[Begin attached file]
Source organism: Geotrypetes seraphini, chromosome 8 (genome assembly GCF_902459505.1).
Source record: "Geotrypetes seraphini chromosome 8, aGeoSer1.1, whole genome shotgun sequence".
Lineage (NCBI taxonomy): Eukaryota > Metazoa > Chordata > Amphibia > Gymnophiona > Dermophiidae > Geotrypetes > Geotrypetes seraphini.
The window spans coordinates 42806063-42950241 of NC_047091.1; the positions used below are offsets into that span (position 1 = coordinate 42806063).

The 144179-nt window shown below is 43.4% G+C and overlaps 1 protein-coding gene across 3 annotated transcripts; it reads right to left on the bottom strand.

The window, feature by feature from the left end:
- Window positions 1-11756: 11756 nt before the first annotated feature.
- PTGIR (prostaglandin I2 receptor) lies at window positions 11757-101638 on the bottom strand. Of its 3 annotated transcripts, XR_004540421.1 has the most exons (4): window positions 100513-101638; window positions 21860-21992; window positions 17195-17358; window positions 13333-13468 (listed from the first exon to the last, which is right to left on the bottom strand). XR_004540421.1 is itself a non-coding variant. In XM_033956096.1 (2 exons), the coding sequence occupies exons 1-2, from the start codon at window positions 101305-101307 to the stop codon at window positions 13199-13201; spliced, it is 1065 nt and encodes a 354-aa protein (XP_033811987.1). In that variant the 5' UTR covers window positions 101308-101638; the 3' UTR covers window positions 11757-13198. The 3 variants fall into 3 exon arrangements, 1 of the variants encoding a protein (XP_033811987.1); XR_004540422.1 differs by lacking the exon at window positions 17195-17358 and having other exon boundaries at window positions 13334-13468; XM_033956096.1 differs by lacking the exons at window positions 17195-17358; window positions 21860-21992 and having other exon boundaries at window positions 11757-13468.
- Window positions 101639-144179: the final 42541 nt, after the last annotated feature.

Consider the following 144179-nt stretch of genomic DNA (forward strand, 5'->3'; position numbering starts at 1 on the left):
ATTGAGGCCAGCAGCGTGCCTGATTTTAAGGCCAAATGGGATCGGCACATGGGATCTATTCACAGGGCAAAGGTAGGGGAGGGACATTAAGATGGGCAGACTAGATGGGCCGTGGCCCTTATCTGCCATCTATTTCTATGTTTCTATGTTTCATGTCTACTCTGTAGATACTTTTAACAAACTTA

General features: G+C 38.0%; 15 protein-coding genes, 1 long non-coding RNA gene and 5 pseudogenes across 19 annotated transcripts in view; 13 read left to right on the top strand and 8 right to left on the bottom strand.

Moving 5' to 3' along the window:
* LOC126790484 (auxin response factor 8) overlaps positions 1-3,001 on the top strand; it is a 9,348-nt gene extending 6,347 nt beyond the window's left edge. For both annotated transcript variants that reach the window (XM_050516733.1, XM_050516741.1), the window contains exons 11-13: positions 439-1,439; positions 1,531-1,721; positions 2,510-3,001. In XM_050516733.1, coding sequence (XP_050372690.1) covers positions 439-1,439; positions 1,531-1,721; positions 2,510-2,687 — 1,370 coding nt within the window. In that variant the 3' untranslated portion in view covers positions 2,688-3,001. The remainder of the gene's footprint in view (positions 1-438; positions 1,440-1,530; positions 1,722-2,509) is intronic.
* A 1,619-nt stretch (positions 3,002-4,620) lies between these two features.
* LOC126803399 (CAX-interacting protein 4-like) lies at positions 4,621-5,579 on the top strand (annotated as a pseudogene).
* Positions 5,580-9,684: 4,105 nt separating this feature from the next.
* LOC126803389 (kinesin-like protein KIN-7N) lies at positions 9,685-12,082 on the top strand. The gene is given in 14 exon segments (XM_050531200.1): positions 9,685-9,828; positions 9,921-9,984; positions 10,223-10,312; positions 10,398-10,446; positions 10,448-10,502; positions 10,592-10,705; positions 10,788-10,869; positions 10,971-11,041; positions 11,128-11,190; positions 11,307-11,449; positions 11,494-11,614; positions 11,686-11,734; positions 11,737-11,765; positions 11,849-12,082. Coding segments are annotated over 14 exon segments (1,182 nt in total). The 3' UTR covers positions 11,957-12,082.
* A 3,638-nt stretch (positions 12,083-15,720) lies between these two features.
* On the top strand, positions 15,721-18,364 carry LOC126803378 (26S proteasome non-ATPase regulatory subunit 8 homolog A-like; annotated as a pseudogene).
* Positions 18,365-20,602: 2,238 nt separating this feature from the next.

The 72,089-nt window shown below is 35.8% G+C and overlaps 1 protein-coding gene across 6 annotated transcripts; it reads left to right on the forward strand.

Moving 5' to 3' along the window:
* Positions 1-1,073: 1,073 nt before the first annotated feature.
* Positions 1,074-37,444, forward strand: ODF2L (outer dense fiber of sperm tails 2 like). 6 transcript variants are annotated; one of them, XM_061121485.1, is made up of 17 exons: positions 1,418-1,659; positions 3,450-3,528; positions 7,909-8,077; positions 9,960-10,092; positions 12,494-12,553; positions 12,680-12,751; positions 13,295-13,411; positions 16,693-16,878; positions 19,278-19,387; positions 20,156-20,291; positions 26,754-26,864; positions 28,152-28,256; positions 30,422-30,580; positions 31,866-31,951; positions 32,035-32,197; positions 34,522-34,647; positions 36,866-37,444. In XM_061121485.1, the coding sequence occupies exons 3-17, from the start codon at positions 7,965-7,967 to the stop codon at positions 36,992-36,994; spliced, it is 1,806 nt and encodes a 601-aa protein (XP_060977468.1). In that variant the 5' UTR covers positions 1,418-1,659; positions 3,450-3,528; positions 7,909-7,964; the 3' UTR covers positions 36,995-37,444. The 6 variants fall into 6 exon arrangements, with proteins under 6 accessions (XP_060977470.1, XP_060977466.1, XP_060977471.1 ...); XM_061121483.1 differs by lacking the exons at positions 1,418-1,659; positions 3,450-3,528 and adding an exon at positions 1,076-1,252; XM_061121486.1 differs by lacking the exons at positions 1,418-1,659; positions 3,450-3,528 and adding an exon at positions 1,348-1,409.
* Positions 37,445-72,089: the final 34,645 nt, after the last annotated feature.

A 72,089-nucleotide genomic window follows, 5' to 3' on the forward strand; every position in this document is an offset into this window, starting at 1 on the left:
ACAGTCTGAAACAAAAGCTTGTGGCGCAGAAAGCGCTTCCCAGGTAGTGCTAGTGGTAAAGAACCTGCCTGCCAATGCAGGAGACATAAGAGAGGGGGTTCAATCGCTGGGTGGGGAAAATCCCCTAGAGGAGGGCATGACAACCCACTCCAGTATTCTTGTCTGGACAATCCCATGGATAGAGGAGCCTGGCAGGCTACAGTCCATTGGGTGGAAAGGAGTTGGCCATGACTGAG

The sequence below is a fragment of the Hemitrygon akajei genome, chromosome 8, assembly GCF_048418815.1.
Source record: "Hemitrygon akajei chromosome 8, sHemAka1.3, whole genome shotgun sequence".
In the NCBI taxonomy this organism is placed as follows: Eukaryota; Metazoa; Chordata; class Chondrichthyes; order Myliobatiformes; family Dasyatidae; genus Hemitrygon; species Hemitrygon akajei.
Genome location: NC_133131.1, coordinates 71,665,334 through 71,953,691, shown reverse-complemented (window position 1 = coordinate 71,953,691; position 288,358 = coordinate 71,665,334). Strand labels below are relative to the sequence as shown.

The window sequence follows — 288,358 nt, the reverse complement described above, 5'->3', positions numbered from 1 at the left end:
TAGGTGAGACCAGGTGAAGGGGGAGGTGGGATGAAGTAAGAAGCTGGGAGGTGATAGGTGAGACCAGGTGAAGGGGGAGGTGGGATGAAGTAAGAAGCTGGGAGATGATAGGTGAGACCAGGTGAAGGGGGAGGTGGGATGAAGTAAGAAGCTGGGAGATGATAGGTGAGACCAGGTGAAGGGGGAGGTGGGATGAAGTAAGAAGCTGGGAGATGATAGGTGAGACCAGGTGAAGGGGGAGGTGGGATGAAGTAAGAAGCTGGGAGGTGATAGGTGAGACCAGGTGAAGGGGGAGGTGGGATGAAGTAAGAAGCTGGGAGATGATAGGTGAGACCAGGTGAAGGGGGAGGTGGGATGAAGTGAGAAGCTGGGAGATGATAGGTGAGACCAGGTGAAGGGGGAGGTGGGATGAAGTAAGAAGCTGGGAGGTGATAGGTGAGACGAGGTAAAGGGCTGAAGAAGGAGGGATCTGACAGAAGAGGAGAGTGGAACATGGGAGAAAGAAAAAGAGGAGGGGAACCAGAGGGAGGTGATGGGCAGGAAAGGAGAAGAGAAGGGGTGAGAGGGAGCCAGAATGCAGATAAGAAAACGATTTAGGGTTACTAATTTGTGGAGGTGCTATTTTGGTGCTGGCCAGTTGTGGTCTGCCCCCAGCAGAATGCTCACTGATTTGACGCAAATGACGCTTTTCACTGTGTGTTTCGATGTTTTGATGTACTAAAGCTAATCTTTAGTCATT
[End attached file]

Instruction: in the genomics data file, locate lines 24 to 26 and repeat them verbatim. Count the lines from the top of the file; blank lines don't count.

* Positions 1-1,073: 1,073 nt before the first annotated feature.
* Positions 1,074-37,444, forward strand: ODF2L (outer dense fiber of sperm tails 2 like). 6 transcript variants are annotated; one of them, XM_061121485.1, is made up of 17 exons: positions 1,418-1,659; positions 3,450-3,528; positions 7,909-8,077; positions 9,960-10,092; positions 12,494-12,553; positions 12,680-12,751; positions 13,295-13,411; positions 16,693-16,878; positions 19,278-19,387; positions 20,156-20,291; positions 26,754-26,864; positions 28,152-28,256; positions 30,422-30,580; positions 31,866-31,951; positions 32,035-32,197; positions 34,522-34,647; positions 36,866-37,444. In XM_061121485.1, the coding sequence occupies exons 3-17, from the start codon at positions 7,965-7,967 to the stop codon at positions 36,992-36,994; spliced, it is 1,806 nt and encodes a 601-aa protein (XP_060977468.1). In that variant the 5' UTR covers positions 1,418-1,659; positions 3,450-3,528; positions 7,909-7,964; the 3' UTR covers positions 36,995-37,444. The 6 variants fall into 6 exon arrangements, with proteins under 6 accessions (XP_060977470.1, XP_060977466.1, XP_060977471.1 ...); XM_061121483.1 differs by lacking the exons at positions 1,418-1,659; positions 3,450-3,528 and adding an exon at positions 1,076-1,252; XM_061121486.1 differs by lacking the exons at positions 1,418-1,659; positions 3,450-3,528 and adding an exon at positions 1,348-1,409.
* Positions 37,445-72,089: the final 34,645 nt, after the last annotated feature.